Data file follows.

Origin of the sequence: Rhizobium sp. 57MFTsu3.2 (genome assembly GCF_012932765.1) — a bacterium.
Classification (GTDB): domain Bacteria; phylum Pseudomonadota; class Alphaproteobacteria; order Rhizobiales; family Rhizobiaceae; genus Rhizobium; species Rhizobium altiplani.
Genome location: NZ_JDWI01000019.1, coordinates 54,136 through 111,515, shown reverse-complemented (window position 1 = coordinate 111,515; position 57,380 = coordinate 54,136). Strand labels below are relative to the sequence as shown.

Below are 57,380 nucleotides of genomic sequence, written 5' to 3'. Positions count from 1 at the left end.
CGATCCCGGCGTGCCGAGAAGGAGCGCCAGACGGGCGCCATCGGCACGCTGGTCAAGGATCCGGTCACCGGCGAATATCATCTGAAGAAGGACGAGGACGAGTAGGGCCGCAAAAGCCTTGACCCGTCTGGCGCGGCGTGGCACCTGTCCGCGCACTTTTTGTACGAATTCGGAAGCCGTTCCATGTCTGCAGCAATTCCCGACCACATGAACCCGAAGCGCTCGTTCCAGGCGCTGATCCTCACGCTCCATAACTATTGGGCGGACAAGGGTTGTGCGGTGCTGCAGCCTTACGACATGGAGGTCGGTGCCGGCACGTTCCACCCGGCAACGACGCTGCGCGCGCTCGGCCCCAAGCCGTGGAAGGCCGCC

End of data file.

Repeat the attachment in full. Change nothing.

Origin of the sequence: Rhizobium sp. 57MFTsu3.2 (genome assembly GCF_012932765.1) — a bacterium.
Classification (GTDB): domain Bacteria; phylum Pseudomonadota; class Alphaproteobacteria; order Rhizobiales; family Rhizobiaceae; genus Rhizobium; species Rhizobium altiplani.
Genome location: NZ_JDWI01000019.1, coordinates 54,136 through 111,515, shown reverse-complemented (window position 1 = coordinate 111,515; position 57,380 = coordinate 54,136). Strand labels below are relative to the sequence as shown.

Below are 57,380 nucleotides of genomic sequence, written 5' to 3'. Positions count from 1 at the left end.
CGATCCCGGCGTGCCGAGAAGGAGCGCCAGACGGGCGCCATCGGCACGCTGGTCAAGGATCCGGTCACCGGCGAATATCATCTGAAGAAGGACGAGGACGAGTAGGGCCGCAAAAGCCTTGACCCGTCTGGCGCGGCGTGGCACCTGTCCGCGCACTTTTTGTACGAATTCGGAAGCCGTTCCATGTCTGCAGCAATTCCCGACCACATGAACCCGAAGCGCTCGTTCCAGGCGCTGATCCTCACGCTCCATAACTATTGGGCGGACAAGGGTTGTGCGGTGCTGCAGCCTTACGACATGGAGGTCGGTGCCGGCACGTTCCACCCGGCAACGACGCTGCGCGCGCTCGGCCCCAAGCCGTGGAAGGCCGCC